I usually post from my carolyn-black.co.uk website so this is a first for Flow Contemporary Arts.

I want to explore nesting – what does it mean to people? It’s one of those concepts that has a myriad of interpretations. Russian dolls. Birds. Mammals. Parents. Stacking things. Incubation. Settling.

Wiki offers a few ideas – some I have not seen before. Today I will start with the most obvious one, just to ease my mind into the theme:

A nest is a place of refuge to hold an animal’s eggs or provide a place to live or raise offspring. They are usually made of some organic material such as twigs, grass, and leaves; or may simply be a depression in the ground, or a hole in a tree, rock or building. Human-made materials, such as string, plastic, cloth, hair or paper, may also be used.

It’s easy to think about nesting today – working from home, in a warm house, heavy frost outside. Winter is a good time to think towards the spring, when nesting is easier to conceive of.

A search for the words nesting and flow together comes up with an intriguing article by Ben J. Rushbrook & Megan L. Head &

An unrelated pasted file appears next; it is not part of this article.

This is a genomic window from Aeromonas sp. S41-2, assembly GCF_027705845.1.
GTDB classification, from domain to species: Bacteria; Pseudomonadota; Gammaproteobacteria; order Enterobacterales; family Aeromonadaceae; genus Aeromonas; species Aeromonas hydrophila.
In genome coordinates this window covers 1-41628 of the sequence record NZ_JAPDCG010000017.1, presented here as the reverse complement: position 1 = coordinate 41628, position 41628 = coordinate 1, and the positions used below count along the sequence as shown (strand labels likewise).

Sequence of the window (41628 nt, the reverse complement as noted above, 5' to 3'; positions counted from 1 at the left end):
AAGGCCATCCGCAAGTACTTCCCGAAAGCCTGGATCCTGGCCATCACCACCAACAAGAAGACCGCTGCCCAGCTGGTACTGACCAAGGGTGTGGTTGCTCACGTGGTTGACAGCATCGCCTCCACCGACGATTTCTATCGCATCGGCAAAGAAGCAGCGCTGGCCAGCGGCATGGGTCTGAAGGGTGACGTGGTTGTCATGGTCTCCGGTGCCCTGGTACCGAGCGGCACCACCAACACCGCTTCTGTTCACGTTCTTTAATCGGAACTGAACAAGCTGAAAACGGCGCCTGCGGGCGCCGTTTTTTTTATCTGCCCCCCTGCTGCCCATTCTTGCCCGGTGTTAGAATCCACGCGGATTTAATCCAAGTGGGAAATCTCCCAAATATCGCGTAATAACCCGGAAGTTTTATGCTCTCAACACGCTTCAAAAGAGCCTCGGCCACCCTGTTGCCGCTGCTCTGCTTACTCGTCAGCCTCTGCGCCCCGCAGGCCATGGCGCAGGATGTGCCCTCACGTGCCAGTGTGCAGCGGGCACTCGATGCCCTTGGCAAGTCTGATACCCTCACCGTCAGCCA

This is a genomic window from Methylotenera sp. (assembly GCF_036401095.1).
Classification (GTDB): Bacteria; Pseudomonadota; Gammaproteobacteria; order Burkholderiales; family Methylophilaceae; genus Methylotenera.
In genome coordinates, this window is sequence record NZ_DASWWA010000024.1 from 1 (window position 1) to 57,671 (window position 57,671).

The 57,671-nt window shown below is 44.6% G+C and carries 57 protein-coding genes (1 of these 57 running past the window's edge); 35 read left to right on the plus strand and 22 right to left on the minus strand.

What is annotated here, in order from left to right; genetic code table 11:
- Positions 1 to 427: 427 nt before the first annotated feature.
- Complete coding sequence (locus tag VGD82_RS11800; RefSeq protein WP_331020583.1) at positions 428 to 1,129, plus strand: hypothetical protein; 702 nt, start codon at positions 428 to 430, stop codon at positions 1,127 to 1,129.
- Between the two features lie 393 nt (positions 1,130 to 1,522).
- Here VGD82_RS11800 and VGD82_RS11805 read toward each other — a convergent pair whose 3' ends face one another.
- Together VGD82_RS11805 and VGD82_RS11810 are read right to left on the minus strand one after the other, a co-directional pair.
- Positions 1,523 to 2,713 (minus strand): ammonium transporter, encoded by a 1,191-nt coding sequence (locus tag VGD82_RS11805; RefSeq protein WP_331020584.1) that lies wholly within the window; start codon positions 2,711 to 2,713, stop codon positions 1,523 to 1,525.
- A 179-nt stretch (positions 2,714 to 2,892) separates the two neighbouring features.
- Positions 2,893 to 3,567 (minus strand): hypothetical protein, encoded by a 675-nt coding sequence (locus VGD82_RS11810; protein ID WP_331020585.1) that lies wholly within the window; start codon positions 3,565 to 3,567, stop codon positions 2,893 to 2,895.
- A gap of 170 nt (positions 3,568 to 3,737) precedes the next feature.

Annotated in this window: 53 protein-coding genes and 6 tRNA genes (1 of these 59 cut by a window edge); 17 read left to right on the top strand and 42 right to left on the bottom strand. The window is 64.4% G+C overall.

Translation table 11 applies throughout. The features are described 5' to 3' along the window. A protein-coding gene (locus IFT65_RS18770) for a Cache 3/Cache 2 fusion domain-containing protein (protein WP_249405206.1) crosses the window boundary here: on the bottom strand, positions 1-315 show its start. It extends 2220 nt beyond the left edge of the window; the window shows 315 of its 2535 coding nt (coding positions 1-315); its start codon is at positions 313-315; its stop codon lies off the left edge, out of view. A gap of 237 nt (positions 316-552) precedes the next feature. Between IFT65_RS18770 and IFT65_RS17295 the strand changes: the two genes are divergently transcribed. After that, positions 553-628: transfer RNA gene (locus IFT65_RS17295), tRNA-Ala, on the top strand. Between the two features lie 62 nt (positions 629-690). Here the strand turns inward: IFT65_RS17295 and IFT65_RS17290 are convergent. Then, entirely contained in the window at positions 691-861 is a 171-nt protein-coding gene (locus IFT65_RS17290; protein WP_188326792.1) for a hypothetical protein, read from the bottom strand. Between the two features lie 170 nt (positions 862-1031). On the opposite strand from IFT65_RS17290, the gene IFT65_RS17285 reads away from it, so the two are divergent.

Ioanna Katsiadaki & Iain Barber:

Flow regime affects building behaviour and nest structure in sticklebacks

I have no knowledge of sticklebacks and their breeding habits. But some of the information in the article really makes me think, such as this:

Within flowing water treatments, we find that males select nesting sites with lower than average flow. We also find that nests built in flowing water are smaller and more streamlined than those built in still water.

Are people the same? I live by the River Severn, I find the constant ebb and flow of the tidal estuary calms me, excites me, I feel engaged with the landscape. My sister has moved to live by the sea.  We have no need to nest for breeding purposes, but we do appreciate streamlining our nests.

Flow and nesting are upmost in my mind. I welcome your thoughts on them too – literally, poetically, madly, deeply, metaphorically……..